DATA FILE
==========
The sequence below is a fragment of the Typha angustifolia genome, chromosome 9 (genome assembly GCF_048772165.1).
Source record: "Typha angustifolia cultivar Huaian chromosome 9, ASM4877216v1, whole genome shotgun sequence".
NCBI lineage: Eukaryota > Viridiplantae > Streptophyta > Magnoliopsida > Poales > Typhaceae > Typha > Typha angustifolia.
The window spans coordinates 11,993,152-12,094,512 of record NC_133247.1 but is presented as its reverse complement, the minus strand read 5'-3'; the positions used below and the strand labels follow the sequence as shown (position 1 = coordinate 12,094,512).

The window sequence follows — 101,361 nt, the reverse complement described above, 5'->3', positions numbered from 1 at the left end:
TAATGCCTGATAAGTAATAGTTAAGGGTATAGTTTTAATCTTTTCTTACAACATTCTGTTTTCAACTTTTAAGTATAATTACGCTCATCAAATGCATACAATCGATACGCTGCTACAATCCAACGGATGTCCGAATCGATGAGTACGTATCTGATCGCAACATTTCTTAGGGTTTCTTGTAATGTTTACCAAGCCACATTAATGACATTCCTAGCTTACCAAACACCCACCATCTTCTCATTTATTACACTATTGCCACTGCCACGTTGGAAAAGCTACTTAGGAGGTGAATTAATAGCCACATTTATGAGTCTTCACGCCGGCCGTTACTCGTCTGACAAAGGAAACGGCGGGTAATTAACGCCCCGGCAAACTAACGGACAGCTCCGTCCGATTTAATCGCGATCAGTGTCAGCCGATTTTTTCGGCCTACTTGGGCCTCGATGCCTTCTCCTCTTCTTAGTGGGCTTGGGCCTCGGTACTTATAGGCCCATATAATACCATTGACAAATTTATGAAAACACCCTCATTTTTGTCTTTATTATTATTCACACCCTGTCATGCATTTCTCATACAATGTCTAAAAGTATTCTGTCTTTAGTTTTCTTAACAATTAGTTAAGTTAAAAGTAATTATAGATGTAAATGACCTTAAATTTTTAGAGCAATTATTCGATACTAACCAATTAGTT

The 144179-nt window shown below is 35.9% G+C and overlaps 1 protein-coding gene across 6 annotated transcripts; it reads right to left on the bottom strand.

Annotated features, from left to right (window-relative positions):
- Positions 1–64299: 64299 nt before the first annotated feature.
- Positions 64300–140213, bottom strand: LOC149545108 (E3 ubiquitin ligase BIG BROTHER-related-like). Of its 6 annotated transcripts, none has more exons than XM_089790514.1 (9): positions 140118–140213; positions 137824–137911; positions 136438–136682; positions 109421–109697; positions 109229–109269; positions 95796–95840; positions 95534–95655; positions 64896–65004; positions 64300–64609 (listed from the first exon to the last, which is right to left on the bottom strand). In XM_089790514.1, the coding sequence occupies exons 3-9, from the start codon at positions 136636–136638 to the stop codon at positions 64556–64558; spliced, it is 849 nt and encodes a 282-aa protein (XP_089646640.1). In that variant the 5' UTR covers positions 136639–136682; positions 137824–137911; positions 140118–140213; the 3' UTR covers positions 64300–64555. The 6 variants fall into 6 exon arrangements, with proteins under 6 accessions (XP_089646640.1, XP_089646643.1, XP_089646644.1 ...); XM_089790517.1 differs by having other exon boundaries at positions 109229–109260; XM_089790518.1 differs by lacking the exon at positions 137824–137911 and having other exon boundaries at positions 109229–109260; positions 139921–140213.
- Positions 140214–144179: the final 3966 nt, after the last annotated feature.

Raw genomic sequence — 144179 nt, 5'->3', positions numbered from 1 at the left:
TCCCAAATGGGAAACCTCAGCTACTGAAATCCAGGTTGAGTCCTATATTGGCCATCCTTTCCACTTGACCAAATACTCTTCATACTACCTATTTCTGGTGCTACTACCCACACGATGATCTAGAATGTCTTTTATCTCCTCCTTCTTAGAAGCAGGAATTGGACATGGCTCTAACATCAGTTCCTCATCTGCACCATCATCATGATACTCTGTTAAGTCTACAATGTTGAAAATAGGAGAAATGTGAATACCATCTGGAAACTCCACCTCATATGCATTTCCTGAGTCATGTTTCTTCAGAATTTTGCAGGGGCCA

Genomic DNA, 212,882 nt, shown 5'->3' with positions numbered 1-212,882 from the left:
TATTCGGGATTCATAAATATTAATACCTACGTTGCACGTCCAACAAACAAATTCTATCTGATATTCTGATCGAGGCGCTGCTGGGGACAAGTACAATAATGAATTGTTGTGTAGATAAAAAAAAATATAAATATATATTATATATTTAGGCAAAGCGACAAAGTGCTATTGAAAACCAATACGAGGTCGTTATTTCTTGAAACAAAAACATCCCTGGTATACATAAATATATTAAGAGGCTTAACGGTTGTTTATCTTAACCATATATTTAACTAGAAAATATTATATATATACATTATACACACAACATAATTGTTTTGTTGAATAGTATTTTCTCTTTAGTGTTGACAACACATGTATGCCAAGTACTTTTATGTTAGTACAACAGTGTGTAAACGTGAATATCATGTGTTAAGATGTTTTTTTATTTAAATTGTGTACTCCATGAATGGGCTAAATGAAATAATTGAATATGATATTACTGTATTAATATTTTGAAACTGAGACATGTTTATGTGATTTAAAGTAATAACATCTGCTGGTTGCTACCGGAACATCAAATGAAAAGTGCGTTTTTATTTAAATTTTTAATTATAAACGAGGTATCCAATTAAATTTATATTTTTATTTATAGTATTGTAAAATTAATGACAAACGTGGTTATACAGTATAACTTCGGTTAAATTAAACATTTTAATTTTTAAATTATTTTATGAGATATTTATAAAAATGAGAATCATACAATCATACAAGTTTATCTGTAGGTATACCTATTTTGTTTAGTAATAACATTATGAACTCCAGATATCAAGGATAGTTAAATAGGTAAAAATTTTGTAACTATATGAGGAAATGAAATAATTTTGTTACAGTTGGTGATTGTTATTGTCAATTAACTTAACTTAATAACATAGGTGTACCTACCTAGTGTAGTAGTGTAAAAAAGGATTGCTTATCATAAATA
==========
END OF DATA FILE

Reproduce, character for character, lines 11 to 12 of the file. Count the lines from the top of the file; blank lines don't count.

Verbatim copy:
- Positions 140214–144179: the final 3966 nt, after the last annotated feature.

Raw genomic sequence — 144179 nt, 5'->3', positions numbered from 1 at the left: